A little brother builds a film festival to help Big Brothers

WEST WARWICK, R.I. (WPRI) — It’s fitting that the only feature length film in the 401 Film Fest is about pint-sized super heroes.

“It’s called Return of Brute Force,” festival creator Adam Theroux said.

Theroux is a filmmaker himself, but he had loftier goals when he launched the film festival last year. Approximately 1,200 submissions came from around the world for the inaugural event, with 700 more submitted this year.

Theroux picked 60 films for three days of showings that start Oct. 21 in West Warwick.

He said in some cases, entries can be eliminated in a matter of minutes.

“I can find what will work from the start,” Theroux said. “Get to the story. The content is what I’m looking for.”

He loves film, but the goal of the festival is even deeper than that.

About 18 months ago, Theroux, who is a little brother to a sibling who’s 7 years older, became a Big Brother through Big Brothers Big Sisters of the Ocean State.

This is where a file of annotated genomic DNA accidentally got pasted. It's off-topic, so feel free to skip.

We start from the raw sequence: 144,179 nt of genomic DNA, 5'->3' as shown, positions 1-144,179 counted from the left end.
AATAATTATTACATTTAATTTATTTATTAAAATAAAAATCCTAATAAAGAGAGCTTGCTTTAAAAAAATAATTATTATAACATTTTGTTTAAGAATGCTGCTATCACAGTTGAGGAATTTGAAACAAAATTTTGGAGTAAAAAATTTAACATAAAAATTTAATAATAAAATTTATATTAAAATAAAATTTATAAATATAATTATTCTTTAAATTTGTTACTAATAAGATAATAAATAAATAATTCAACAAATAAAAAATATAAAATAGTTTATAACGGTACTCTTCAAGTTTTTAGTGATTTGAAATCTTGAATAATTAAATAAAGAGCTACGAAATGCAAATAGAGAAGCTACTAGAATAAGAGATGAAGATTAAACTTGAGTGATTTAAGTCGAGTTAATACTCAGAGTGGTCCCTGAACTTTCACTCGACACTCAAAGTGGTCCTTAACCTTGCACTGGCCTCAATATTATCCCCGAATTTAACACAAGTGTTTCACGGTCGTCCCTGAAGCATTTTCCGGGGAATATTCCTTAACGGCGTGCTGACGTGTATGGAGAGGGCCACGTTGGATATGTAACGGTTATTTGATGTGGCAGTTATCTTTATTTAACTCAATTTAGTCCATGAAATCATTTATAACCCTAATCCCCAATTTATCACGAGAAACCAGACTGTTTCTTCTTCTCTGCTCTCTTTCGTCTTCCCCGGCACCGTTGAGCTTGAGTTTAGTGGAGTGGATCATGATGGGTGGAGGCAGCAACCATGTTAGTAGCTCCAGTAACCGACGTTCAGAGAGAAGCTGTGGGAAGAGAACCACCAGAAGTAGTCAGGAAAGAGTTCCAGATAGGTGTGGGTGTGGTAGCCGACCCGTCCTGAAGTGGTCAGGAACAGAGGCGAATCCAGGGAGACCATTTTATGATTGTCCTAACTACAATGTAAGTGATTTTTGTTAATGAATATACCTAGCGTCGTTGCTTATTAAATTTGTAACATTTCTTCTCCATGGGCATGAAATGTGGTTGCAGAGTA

“His name is C.J.,” Theroux said. “He feels like my actual little brother.”

As he thought about the quest to find more mentors for the children in the program, he decided to start the film festival to raise money for the organization that’s always looking for new candidates.

“I’ve always been the little brother,” Theroux said. “Now I kind of get to be that older positive influence. But I’ll tell you, this kid brings out hte 8 year old in me. It’s so much fun. I haven’t had this much fun in who knows how long.”

Last year, the 401 Film Fest raised $1,000 for Big Brothers Big Sisters and Theroux hopes to at least match that next month with the event’s donated food and raffle items.

“I have more fun with my little brother,” Theroux said. “It’s like I’m the 8-year-old.”

Or maybe he and C.J. are characters in their own version of Return of Brute Force.

Send your story ideas to Walt at wbuteau@wpri.com and follow us on Twitter:@StreetStories12 and @wbuteau.

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